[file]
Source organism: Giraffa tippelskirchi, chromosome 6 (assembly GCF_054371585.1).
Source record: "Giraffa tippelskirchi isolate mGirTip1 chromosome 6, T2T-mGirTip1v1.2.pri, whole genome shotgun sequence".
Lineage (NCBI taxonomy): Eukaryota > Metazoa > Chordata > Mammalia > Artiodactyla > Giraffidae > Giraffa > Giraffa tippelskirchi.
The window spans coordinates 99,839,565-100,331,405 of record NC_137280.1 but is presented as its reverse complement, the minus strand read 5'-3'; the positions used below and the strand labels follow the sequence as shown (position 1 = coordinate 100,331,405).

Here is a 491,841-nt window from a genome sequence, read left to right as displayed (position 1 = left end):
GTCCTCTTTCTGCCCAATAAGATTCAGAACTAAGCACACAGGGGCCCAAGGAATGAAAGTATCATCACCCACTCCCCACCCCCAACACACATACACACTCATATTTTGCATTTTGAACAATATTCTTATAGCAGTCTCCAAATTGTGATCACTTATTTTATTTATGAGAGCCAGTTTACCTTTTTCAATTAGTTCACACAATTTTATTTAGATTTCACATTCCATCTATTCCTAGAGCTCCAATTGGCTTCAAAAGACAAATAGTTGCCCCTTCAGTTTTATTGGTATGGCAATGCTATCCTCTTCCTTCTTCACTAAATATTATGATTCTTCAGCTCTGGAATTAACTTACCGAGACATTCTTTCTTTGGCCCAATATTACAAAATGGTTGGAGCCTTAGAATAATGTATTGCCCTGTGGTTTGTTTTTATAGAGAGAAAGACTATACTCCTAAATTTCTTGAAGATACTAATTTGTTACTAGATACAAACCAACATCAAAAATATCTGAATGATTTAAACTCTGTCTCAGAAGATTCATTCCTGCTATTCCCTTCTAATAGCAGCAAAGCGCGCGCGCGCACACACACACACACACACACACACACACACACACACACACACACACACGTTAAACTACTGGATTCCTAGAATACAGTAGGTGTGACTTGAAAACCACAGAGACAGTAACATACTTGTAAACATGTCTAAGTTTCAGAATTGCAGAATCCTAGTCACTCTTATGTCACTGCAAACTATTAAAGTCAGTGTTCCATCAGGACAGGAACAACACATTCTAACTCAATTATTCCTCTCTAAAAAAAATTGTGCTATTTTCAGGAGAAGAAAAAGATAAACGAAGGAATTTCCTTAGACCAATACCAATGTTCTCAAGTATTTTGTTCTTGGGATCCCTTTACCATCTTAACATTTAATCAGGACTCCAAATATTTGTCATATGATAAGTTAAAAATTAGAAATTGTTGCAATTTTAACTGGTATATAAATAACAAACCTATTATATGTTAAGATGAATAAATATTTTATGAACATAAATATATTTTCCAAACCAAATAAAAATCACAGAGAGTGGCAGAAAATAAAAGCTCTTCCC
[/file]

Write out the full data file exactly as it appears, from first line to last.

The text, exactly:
Source organism: Giraffa tippelskirchi, chromosome 6 (assembly GCF_054371585.1).
Source record: "Giraffa tippelskirchi isolate mGirTip1 chromosome 6, T2T-mGirTip1v1.2.pri, whole genome shotgun sequence".
Lineage (NCBI taxonomy): Eukaryota > Metazoa > Chordata > Mammalia > Artiodactyla > Giraffidae > Giraffa > Giraffa tippelskirchi.
The window spans coordinates 99,839,565-100,331,405 of record NC_137280.1 but is presented as its reverse complement, the minus strand read 5'-3'; the positions used below and the strand labels follow the sequence as shown (position 1 = coordinate 100,331,405).

Here is a 491,841-nt window from a genome sequence, read left to right as displayed (position 1 = left end):
GTCCTCTTTCTGCCCAATAAGATTCAGAACTAAGCACACAGGGGCCCAAGGAATGAAAGTATCATCACCCACTCCCCACCCCCAACACACATACACACTCATATTTTGCATTTTGAACAATATTCTTATAGCAGTCTCCAAATTGTGATCACTTATTTTATTTATGAGAGCCAGTTTACCTTTTTCAATTAGTTCACACAATTTTATTTAGATTTCACATTCCATCTATTCCTAGAGCTCCAATTGGCTTCAAAAGACAAATAGTTGCCCCTTCAGTTTTATTGGTATGGCAATGCTATCCTCTTCCTTCTTCACTAAATATTATGATTCTTCAGCTCTGGAATTAACTTACCGAGACATTCTTTCTTTGGCCCAATATTACAAAATGGTTGGAGCCTTAGAATAATGTATTGCCCTGTGGTTTGTTTTTATAGAGAGAAAGACTATACTCCTAAATTTCTTGAAGATACTAATTTGTTACTAGATACAAACCAACATCAAAAATATCTGAATGATTTAAACTCTGTCTCAGAAGATTCATTCCTGCTATTCCCTTCTAATAGCAGCAAAGCGCGCGCGCGCACACACACACACACACACACACACACACACACACACACACACACACACGTTAAACTACTGGATTCCTAGAATACAGTAGGTGTGACTTGAAAACCACAGAGACAGTAACATACTTGTAAACATGTCTAAGTTTCAGAATTGCAGAATCCTAGTCACTCTTATGTCACTGCAAACTATTAAAGTCAGTGTTCCATCAGGACAGGAACAACACATTCTAACTCAATTATTCCTCTCTAAAAAAAATTGTGCTATTTTCAGGAGAAGAAAAAGATAAACGAAGGAATTTCCTTAGACCAATACCAATGTTCTCAAGTATTTTGTTCTTGGGATCCCTTTACCATCTTAACATTTAATCAGGACTCCAAATATTTGTCATATGATAAGTTAAAAATTAGAAATTGTTGCAATTTTAACTGGTATATAAATAACAAACCTATTATATGTTAAGATGAATAAATATTTTATGAACATAAATATATTTTCCAAACCAAATAAAAATCACAGAGAGTGGCAGAAAATAAAAGCTCTTCCC